Edward Bernays is known for his pioneering work in the field of public relations and propaganda, as well as the “engineering of consent,” a term he devised to describe the manipulation of public opinion. He was born in 1891 in Vienna, Austria, before immigrating to the United States with his parents and residing in New York City, where his uncle, Sigmund Freud, was also living. Bernays attended Cornell University and graduated with a degree in agriculture in 1912, but instead pursued a career as a public agent, working with New York theaters and ballets, among others. In 1917, President Woodrow Wilson formed the Committee on Public Information within the War Department, and selected Bernays to join the group, along with Walter Lippman. The committee was tasked with the job of increasing public favor of U.S. involvement in World War I, and Bernays proved to be an indispensable asset to the group.
In 1919, Bernays, along with his future wife, Doris Fleischman, opened a public relations office in New York City. Four years later, Bernays published his first writing about the newly-invented field, entitled Crystallizing Public Opinion. That same year, Bernays taught the first-ever course on public relations at New York University. In the coming decades, Benays made a name for himself as the “father of public relations” and as a supporter of the use of propaganda for manipulation of the public opinion, publishing several more works on the subject, including the notable Propaganda in 1928 and Public Relations in 1952. He is also known for working with clients including General Electric, the American Tobacco Company and the U.S. War Department. In the 1950s, it was Bernays’ propaganda work for the United Fruit Company that led to the overthrowing of the Guatemalan government by the CIA. Bernays continued his life’s work in the field of public relations until his retirement in the 1960s, and passed away in 1995.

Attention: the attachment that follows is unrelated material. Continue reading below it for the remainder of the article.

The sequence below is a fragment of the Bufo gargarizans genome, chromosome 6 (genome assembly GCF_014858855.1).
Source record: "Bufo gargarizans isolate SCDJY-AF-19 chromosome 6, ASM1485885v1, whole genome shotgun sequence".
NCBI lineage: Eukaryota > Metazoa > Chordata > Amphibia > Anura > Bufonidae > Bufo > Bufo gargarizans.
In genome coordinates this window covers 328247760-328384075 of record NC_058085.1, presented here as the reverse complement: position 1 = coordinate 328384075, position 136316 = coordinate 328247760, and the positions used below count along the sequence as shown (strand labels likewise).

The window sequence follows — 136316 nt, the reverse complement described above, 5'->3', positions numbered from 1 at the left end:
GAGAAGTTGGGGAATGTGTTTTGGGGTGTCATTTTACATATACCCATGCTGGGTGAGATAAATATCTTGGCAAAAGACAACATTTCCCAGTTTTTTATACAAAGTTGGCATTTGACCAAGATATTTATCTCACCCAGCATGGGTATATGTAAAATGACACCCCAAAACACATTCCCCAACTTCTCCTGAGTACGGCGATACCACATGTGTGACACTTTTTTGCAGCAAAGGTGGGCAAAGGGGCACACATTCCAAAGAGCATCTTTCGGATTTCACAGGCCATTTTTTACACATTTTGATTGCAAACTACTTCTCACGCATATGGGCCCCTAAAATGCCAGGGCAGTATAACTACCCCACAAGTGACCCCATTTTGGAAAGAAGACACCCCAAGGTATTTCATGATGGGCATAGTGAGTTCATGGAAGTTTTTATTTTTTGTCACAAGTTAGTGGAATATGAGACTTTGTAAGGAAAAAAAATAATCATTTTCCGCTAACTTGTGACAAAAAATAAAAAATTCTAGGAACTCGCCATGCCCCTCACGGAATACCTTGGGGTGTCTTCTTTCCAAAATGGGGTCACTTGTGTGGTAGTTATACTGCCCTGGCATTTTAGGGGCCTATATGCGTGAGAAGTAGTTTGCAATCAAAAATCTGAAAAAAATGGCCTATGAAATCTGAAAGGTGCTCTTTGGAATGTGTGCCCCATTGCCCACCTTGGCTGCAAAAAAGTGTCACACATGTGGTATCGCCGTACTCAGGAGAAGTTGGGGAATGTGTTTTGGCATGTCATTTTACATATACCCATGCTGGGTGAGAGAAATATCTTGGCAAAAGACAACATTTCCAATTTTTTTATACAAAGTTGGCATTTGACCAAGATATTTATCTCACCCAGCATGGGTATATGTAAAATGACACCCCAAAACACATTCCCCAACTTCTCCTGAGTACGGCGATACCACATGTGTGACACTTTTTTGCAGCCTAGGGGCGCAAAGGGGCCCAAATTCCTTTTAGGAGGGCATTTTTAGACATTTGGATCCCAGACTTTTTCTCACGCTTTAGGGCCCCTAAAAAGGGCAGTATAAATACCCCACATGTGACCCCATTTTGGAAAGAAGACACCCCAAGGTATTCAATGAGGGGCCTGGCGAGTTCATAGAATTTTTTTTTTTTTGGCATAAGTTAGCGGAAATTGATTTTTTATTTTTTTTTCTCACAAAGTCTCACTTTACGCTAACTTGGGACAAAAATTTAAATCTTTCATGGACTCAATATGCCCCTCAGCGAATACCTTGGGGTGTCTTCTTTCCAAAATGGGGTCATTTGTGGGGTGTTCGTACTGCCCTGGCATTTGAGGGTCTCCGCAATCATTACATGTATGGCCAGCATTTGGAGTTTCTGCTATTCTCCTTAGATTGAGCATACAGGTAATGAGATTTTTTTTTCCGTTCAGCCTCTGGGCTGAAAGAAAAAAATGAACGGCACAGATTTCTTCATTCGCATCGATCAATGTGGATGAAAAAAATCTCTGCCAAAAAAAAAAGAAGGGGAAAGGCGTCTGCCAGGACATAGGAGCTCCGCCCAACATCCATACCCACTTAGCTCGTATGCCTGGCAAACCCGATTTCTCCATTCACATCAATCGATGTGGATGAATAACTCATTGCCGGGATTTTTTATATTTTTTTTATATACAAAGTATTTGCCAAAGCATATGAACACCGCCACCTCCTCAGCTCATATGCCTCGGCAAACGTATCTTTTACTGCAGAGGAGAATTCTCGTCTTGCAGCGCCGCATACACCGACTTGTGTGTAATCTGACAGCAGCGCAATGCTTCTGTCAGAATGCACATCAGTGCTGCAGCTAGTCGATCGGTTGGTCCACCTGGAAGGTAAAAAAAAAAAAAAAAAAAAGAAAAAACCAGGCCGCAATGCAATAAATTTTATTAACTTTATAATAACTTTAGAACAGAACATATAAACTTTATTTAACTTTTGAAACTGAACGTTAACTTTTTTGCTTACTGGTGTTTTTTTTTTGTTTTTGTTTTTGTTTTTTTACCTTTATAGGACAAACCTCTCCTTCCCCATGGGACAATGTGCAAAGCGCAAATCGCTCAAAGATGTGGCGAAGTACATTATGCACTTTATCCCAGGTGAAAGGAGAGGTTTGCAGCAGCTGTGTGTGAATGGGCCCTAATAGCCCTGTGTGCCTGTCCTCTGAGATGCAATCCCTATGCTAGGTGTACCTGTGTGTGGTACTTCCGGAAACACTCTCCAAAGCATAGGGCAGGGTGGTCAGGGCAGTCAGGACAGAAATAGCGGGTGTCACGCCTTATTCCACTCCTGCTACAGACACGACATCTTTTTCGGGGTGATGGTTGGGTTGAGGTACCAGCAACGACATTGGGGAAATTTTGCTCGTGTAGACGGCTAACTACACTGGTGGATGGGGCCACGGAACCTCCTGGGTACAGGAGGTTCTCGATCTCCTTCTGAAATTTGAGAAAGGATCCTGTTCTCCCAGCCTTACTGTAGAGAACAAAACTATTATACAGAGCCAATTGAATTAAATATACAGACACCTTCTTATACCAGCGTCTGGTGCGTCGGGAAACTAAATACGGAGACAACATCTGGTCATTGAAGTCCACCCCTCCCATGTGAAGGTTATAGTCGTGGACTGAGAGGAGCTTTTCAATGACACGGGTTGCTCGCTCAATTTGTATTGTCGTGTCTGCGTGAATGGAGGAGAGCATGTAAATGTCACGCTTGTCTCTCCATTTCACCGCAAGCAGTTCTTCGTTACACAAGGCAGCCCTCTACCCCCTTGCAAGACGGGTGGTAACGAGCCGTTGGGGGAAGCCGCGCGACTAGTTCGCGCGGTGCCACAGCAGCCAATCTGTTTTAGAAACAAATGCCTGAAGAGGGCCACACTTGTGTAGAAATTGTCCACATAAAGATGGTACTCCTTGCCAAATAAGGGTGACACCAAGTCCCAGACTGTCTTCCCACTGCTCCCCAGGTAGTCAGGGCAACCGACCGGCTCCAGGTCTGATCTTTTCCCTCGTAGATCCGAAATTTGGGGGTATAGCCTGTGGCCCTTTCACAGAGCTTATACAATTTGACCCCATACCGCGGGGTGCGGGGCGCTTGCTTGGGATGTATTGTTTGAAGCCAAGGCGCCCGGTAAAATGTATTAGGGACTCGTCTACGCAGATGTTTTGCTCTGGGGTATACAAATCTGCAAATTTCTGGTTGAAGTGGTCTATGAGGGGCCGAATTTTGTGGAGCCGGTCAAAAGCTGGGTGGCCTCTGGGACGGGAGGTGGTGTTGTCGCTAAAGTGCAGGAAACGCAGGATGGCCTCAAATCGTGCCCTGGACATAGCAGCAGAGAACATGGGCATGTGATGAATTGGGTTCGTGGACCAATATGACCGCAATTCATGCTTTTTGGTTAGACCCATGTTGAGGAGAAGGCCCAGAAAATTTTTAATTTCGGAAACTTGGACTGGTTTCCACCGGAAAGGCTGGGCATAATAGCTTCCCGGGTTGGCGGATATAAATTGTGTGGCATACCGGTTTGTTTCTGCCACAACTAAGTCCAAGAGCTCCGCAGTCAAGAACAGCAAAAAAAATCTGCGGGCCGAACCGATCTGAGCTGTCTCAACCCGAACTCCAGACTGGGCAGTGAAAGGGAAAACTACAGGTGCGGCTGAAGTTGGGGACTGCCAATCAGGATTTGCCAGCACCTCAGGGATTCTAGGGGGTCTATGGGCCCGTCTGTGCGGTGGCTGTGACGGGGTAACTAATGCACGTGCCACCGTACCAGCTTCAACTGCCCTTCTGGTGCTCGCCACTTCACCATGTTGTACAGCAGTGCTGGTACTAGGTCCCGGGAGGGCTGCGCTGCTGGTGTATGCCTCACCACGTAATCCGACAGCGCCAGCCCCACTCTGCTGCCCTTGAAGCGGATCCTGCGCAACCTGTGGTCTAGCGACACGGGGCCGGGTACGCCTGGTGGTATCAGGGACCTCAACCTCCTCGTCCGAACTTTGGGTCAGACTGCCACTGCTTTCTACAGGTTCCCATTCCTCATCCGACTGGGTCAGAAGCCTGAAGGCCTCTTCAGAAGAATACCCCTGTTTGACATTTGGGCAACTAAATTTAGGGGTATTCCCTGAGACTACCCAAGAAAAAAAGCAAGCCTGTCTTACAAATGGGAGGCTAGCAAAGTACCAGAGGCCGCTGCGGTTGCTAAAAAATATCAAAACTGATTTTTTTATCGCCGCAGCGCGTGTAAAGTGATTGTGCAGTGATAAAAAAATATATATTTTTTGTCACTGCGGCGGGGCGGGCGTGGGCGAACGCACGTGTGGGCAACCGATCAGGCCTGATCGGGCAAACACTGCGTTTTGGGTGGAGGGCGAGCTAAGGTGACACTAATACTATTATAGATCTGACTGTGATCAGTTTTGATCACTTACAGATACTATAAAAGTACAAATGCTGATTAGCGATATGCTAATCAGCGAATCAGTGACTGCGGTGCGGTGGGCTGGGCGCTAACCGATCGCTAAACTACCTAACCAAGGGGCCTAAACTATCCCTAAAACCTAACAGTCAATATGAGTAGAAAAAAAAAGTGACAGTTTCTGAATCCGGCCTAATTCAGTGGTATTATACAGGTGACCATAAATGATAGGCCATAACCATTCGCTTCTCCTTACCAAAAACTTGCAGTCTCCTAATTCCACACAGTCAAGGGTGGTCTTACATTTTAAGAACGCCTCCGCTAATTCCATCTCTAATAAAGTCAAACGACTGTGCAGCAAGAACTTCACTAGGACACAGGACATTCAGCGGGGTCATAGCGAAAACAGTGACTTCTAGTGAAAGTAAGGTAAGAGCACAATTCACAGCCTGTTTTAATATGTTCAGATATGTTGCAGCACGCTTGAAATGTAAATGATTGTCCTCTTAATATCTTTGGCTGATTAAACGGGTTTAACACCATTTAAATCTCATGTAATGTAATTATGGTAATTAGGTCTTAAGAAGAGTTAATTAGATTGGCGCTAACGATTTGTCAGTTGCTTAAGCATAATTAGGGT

In excerpts from Propaganda, specifically the chapters “Organizing Chaos” and “The New Propagandists,” Bernays argues that the presence of certain invisible rulers within a democratic society is necessary and inevitable. As a well-known proponent of propaganda to influence the public opinion, it’s only fitting that Bernays would reveal the presence of these invisible forces and support their work. He is making readers aware of all of the marketing forces occurring around them, and how the new profession of public relations, or as he initially terms it, “propaganda specialist,” is a necessity in order to interpret new ideas to the public as a whole. However, it is for this reason that we must maintain a sense of skepticism about Bernays’ claims. While he does possess an inside knowledge of how propaganda is created and received by the public, he also creates new terms to present a well-known idea, propaganda, with a negative connotation, as an entirely new concept, what he calls the public relations counsel.
Bernays, Edward L. (1928). Propaganda. Brooklyn, New York: Ig Publishing.
Edward L. Bernays. (2013). In Encyclopedia Britannica. Retrieved from http://www.britannica.com/EBchecked/topic/62470/Edward-L-Bernays